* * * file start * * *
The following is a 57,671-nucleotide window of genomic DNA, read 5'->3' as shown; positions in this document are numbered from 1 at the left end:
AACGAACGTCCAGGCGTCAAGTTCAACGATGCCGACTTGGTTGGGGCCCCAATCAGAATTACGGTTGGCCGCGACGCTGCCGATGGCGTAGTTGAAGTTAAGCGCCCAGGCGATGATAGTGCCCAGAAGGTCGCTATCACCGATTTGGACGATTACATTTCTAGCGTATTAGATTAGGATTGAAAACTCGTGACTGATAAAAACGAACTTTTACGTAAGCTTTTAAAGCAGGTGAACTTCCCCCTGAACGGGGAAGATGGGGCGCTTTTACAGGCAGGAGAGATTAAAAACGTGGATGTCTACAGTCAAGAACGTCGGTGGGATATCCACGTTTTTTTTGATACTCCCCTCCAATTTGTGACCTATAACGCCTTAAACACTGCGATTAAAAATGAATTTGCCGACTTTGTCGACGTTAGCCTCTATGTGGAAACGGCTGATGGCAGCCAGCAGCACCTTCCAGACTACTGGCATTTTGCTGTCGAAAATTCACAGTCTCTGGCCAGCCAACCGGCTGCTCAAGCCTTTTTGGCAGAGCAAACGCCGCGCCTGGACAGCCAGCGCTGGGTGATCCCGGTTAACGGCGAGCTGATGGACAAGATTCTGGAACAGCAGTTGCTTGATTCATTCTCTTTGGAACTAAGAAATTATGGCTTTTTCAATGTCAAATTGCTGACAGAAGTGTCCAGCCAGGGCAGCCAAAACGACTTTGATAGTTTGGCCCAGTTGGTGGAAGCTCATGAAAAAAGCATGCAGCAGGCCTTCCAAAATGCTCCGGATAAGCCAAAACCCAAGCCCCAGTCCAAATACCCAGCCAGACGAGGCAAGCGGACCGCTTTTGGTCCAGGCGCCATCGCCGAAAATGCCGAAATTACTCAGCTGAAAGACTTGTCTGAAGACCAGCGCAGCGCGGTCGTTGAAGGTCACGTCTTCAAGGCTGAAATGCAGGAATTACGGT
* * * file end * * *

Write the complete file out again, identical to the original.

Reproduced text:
The following is a 57,671-nucleotide window of genomic DNA, read 5'->3' as shown; positions in this document are numbered from 1 at the left end:
AACGAACGTCCAGGCGTCAAGTTCAACGATGCCGACTTGGTTGGGGCCCCAATCAGAATTACGGTTGGCCGCGACGCTGCCGATGGCGTAGTTGAAGTTAAGCGCCCAGGCGATGATAGTGCCCAGAAGGTCGCTATCACCGATTTGGACGATTACATTTCTAGCGTATTAGATTAGGATTGAAAACTCGTGACTGATAAAAACGAACTTTTACGTAAGCTTTTAAAGCAGGTGAACTTCCCCCTGAACGGGGAAGATGGGGCGCTTTTACAGGCAGGAGAGATTAAAAACGTGGATGTCTACAGTCAAGAACGTCGGTGGGATATCCACGTTTTTTTTGATACTCCCCTCCAATTTGTGACCTATAACGCCTTAAACACTGCGATTAAAAATGAATTTGCCGACTTTGTCGACGTTAGCCTCTATGTGGAAACGGCTGATGGCAGCCAGCAGCACCTTCCAGACTACTGGCATTTTGCTGTCGAAAATTCACAGTCTCTGGCCAGCCAACCGGCTGCTCAAGCCTTTTTGGCAGAGCAAACGCCGCGCCTGGACAGCCAGCGCTGGGTGATCCCGGTTAACGGCGAGCTGATGGACAAGATTCTGGAACAGCAGTTGCTTGATTCATTCTCTTTGGAACTAAGAAATTATGGCTTTTTCAATGTCAAATTGCTGACAGAAGTGTCCAGCCAGGGCAGCCAAAACGACTTTGATAGTTTGGCCCAGTTGGTGGAAGCTCATGAAAAAAGCATGCAGCAGGCCTTCCAAAATGCTCCGGATAAGCCAAAACCCAAGCCCCAGTCCAAATACCCAGCCAGACGAGGCAAGCGGACCGCTTTTGGTCCAGGCGCCATCGCCGAAAATGCCGAAATTACTCAGCTGAAAGACTTGTCTGAAGACCAGCGCAGCGCGGTCGTTGAAGGTCACGTCTTCAAGGCTGAAATGCAGGAATTACGGT